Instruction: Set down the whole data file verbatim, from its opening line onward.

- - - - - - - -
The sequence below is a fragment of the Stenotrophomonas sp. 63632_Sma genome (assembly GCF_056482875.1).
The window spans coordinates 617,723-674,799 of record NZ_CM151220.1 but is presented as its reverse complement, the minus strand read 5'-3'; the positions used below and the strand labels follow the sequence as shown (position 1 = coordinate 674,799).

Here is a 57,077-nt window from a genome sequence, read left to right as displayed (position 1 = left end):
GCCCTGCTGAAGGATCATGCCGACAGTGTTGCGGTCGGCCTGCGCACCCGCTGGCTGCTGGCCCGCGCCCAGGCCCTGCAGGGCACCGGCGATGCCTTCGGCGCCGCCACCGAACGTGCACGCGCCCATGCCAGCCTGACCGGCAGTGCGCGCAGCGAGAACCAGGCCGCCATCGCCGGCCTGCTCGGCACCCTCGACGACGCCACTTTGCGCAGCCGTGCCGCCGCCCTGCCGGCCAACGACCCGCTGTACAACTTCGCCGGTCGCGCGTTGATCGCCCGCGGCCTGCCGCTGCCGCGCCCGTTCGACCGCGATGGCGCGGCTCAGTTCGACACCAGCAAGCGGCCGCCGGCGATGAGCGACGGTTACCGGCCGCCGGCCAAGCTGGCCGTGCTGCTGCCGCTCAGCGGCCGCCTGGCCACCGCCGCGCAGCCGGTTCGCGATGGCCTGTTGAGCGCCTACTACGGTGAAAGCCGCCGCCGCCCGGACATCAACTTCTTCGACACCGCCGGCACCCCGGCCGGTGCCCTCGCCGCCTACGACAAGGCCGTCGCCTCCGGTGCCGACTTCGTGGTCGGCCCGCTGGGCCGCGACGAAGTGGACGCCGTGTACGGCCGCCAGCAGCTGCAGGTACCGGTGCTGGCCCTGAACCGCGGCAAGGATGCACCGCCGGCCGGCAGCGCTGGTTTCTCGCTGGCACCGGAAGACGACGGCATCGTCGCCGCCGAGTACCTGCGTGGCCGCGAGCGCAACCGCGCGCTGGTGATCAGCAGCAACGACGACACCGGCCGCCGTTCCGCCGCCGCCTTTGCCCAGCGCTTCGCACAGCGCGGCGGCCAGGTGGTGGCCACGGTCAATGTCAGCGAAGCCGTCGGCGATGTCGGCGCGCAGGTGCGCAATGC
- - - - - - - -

The sequence below is a fragment of the Stenotrophomonas sp. 63632_Sma genome (assembly GCF_056482875.1).
The window spans coordinates 617,723-674,799 of record NZ_CM151220.1 but is presented as its reverse complement, the minus strand read 5'-3'; the positions used below and the strand labels follow the sequence as shown (position 1 = coordinate 674,799).

Here is a 57,077-nt window from a genome sequence, read left to right as displayed (position 1 = left end):
GCCCTGCTGAAGGATCATGCCGACAGTGTTGCGGTCGGCCTGCGCACCCGCTGGCTGCTGGCCCGCGCCCAGGCCCTGCAGGGCACCGGCGATGCCTTCGGCGCCGCCACCGAACGTGCACGCGCCCATGCCAGCCTGACCGGCAGTGCGCGCAGCGAGAACCAGGCCGCCATCGCCGGCCTGCTCGGCACCCTCGACGACGCCACTTTGCGCAGCCGTGCCGCCGCCCTGCCGGCCAACGACCCGCTGTACAACTTCGCCGGTCGCGCGTTGATCGCCCGCGGCCTGCCGCTGCCGCGCCCGTTCGACCGCGATGGCGCGGCTCAGTTCGACACCAGCAAGCGGCCGCCGGCGATGAGCGACGGTTACCGGCCGCCGGCCAAGCTGGCCGTGCTGCTGCCGCTCAGCGGCCGCCTGGCCACCGCCGCGCAGCCGGTTCGCGATGGCCTGTTGAGCGCCTACTACGGTGAAAGCCGCCGCCGCCCGGACATCAACTTCTTCGACACCGCCGGCACCCCGGCCGGTGCCCTCGCCGCCTACGACAAGGCCGTCGCCTCCGGTGCCGACTTCGTGGTCGGCCCGCTGGGCCGCGACGAAGTGGACGCCGTGTACGGCCGCCAGCAGCTGCAGGTACCGGTGCTGGCCCTGAACCGCGGCAAGGATGCACCGCCGGCCGGCAGCGCTGGTTTCTCGCTGGCACCGGAAGACGACGGCATCGTCGCCGCCGAGTACCTGCGTGGCCGCGAGCGCAACCGCGCGCTGGTGATCAGCAGCAACGACGACACCGGCCGCCGTTCCGCCGCCGCCTTTGCCCAGCGCTTCGCACAGCGCGGCGGCCAGGTGGTGGCCACGGTCAATGTCAGCGAAGCCGTCGGCGATGTCGGCGCGCAGGTGCGCAATGC